The IWitness portal from USC Shoah Foundation provides online testimonies from survivors of the Holocaust and other genocides. Students and teachers can access the platform and search, watch, edit, and share videos. The United States Holocaust Memorial Museum also provides testimony for genocides beyond the Holocaust.

Civic Engagement

Civic engagement in the classroom is a great example of how character education can be linked to subject matter. Often advocacy or taking action is one of the most difficult C’s to bring into the classroom, with a common refrain of, “But how do I even start?” Danielle Harris from Harvard University and Youth Participatory Politics has developed a list of 10 questions that serve as a guide to help students get started. The organization Facing History and Ourselves has created a unit to incorporate these questions into classroom lessons, allowing students to receive guidance in their civic-engagement process.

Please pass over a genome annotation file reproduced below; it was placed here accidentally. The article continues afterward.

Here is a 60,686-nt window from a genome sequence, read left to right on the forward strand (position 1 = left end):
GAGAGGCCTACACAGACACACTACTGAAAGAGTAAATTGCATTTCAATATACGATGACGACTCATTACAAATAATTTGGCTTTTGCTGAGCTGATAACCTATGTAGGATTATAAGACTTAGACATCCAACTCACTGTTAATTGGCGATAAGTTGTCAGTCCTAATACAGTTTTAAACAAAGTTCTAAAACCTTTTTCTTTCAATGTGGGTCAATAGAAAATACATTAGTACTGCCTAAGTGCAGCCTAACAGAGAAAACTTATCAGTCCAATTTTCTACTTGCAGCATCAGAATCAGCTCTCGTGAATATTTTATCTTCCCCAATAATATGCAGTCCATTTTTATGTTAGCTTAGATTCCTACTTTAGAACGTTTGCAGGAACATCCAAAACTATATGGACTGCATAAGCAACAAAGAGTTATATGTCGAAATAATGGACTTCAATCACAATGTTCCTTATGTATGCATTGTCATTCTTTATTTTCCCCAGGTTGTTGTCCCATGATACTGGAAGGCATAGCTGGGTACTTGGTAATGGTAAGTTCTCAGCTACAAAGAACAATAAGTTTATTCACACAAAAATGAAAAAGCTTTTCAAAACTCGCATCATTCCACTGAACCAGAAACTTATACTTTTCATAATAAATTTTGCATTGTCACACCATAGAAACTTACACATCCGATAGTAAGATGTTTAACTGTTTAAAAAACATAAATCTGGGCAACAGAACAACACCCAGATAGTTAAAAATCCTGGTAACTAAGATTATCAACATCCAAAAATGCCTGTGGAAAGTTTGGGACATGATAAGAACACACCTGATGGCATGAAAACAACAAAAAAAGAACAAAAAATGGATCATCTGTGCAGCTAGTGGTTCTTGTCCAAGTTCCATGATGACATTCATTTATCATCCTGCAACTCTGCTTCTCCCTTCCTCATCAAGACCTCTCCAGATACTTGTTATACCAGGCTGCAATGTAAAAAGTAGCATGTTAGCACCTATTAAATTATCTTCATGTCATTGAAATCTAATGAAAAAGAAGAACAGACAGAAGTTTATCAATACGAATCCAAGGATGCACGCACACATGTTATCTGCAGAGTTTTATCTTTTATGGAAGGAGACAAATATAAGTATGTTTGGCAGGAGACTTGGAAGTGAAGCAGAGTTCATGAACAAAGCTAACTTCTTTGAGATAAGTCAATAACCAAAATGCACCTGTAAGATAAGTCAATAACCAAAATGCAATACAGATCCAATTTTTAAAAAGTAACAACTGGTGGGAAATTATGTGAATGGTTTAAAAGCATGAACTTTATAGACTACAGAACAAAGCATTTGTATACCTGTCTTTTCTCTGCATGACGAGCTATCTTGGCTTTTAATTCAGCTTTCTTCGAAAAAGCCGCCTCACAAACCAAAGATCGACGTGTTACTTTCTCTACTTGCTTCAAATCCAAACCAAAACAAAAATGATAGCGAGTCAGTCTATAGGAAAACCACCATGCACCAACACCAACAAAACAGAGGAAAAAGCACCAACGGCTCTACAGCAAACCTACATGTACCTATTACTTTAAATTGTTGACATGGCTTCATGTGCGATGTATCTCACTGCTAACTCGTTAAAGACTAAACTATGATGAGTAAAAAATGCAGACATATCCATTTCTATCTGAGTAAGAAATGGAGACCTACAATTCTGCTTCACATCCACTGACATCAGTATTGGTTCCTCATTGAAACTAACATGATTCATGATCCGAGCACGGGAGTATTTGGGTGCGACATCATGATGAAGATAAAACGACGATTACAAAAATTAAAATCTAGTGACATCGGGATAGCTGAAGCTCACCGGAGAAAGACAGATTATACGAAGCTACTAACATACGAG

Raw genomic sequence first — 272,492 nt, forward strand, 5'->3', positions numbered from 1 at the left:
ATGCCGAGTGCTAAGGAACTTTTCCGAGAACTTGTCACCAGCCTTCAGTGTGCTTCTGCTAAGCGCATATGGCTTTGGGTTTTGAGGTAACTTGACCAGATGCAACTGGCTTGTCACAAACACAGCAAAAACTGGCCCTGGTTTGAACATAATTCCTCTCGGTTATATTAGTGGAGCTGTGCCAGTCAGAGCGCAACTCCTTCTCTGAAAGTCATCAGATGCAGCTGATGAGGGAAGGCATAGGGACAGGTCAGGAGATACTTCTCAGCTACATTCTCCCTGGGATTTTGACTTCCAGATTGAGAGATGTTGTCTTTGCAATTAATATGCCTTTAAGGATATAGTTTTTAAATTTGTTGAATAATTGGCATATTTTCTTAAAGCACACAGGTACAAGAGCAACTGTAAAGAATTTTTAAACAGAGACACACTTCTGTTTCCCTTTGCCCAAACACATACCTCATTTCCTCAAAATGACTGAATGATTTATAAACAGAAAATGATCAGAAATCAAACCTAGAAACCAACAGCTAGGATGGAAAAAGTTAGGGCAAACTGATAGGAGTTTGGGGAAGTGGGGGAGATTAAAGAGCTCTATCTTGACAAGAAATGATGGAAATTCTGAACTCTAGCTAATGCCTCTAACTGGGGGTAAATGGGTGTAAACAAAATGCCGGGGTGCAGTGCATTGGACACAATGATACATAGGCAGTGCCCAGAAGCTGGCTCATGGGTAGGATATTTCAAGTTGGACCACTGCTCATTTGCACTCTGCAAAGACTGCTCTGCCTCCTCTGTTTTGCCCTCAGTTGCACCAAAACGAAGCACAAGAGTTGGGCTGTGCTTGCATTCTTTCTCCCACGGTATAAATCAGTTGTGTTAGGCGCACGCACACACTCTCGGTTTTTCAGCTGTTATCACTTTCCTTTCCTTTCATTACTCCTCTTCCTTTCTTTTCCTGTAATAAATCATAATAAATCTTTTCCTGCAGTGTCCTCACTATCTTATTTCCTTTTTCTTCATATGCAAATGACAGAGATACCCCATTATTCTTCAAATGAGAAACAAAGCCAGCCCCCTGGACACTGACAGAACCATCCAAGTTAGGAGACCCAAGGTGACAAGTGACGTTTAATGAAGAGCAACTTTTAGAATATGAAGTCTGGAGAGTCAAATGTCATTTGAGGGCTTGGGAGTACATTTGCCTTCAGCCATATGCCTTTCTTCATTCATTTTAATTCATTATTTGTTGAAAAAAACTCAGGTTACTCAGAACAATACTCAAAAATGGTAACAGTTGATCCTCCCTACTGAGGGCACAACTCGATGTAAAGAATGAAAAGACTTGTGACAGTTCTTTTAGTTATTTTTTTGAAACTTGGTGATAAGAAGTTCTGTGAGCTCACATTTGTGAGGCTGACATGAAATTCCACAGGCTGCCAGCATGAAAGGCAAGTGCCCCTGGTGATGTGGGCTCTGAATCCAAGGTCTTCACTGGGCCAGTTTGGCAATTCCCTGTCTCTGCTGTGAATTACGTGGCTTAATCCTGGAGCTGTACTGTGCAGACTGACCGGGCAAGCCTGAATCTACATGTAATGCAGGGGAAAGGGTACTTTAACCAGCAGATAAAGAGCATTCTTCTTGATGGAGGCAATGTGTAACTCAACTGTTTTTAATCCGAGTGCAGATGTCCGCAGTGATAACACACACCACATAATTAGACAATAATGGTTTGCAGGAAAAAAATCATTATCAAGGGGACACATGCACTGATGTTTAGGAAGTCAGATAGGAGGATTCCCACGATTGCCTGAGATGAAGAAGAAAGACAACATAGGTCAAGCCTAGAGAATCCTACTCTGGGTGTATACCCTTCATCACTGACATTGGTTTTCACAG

While topics like ending genocide and mass atrocities are not age appropriate for younger grades, certain engagement activities are. For example, while teaching geographic themes such as location, place, human-environment interaction, movement, and region, connections can be made between students and refugees. Dr. Mueller helped students in his university class write letters of encouragement to the Darfur United Women’s Soccer Team, but a letter-writing campaign could easily be translated to younger grades.